New Zealand soils are young soils and do not have a great depth of topsoil. Any erosion of topsoil from pastoral land has a long-lasting effect on productivity. Measurements of pasture productivity made on old hill country slips have shown that recovery of productivity takes around 80 years, and then recovery is only to ~80 % that of uneroded slopes. It takes many generations for topsoil to reform.
Topsoil is important as a store of plant nutrients and water. Topsoil is easier than subsoil for plant roots to penetrate so plants establish easier, grow more quickly and are more productive where the topsoil remains intact.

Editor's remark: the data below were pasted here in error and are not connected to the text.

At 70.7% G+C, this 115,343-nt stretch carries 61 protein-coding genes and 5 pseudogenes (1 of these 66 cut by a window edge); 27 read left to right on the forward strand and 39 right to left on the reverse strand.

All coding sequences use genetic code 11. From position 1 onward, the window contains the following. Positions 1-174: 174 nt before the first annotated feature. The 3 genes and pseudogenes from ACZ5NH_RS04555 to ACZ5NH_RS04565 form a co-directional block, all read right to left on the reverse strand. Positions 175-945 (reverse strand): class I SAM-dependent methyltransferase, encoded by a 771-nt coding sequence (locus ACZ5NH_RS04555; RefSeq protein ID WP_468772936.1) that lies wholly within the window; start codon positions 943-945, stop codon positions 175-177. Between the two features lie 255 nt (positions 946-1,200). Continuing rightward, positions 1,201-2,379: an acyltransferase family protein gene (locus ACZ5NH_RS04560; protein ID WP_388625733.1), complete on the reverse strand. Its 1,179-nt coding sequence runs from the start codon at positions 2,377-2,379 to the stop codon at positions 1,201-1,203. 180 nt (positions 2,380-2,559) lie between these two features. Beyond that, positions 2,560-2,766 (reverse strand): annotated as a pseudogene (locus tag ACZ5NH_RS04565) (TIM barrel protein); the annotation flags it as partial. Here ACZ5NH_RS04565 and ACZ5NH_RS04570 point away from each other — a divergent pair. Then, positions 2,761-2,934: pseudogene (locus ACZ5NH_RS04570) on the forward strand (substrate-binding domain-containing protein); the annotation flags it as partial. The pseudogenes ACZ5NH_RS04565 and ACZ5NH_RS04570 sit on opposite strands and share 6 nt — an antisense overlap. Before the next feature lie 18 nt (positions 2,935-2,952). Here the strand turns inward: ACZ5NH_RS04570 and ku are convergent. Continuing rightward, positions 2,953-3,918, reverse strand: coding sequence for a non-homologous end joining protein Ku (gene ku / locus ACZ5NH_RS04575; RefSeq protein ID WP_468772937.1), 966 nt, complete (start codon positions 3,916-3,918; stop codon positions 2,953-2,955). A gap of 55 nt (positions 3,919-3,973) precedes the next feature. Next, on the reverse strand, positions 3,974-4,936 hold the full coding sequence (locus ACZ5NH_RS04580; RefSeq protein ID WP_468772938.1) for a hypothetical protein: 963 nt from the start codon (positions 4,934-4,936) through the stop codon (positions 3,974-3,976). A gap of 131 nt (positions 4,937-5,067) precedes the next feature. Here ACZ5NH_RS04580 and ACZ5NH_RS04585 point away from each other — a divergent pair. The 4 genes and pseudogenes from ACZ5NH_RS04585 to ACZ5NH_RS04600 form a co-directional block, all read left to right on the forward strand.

Erosion is a natural process, which has been accelerated in our pastoral hill country through the removal of forest cover and the loss of the root network provided by these trees. Replacement of tree cover using wide-spaced mature poplars and willows is effective in reducing the risk of erosion to very low levels compared with slopes not protected by trees. However, it takes time for trees to grow to the maturity required, up to 15 years depending on the site.
Erosion type and severity is predominantly determined by rock type, vegetation cover and rainfall volume and intensity. Due to the low cost hill country farming systems used in New Zealand, hard engineeering solutions to control erosion have not generally been used. This is true for river systems too, since low population means that tax money is not available for hard engineering except where off site values warrant high cost solutions, e.g. protection of main highways and structures such as buildings in urban situations
For further information see Erosion Control in the Reports section.